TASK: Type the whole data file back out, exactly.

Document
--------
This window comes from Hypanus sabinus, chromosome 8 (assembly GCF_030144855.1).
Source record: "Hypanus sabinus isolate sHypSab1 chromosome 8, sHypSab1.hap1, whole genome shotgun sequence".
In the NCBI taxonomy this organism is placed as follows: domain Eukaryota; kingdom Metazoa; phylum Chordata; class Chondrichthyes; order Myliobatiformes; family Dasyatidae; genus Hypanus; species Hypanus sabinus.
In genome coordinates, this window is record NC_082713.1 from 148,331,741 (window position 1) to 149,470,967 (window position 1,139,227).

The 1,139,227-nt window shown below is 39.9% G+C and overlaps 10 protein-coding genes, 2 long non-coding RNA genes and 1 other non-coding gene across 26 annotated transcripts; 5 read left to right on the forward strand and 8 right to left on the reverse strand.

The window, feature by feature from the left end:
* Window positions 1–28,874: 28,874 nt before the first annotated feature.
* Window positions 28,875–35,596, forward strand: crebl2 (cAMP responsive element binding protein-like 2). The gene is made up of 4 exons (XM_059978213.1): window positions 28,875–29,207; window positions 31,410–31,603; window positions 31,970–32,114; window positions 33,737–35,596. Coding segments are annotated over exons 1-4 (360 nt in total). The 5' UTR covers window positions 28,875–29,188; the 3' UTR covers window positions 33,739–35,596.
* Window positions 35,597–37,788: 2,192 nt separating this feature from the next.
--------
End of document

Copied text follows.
This window comes from Hypanus sabinus, chromosome 8 (assembly GCF_030144855.1).
Source record: "Hypanus sabinus isolate sHypSab1 chromosome 8, sHypSab1.hap1, whole genome shotgun sequence".
In the NCBI taxonomy this organism is placed as follows: domain Eukaryota; kingdom Metazoa; phylum Chordata; class Chondrichthyes; order Myliobatiformes; family Dasyatidae; genus Hypanus; species Hypanus sabinus.
In genome coordinates, this window is record NC_082713.1 from 148,331,741 (window position 1) to 149,470,967 (window position 1,139,227).

The 1,139,227-nt window shown below is 39.9% G+C and overlaps 10 protein-coding genes, 2 long non-coding RNA genes and 1 other non-coding gene across 26 annotated transcripts; 5 read left to right on the forward strand and 8 right to left on the reverse strand.

The window, feature by feature from the left end:
* Window positions 1–28,874: 28,874 nt before the first annotated feature.
* Window positions 28,875–35,596, forward strand: crebl2 (cAMP responsive element binding protein-like 2). The gene is made up of 4 exons (XM_059978213.1): window positions 28,875–29,207; window positions 31,410–31,603; window positions 31,970–32,114; window positions 33,737–35,596. Coding segments are annotated over exons 1-4 (360 nt in total). The 5' UTR covers window positions 28,875–29,188; the 3' UTR covers window positions 33,739–35,596.
* Window positions 35,597–37,788: 2,192 nt separating this feature from the next.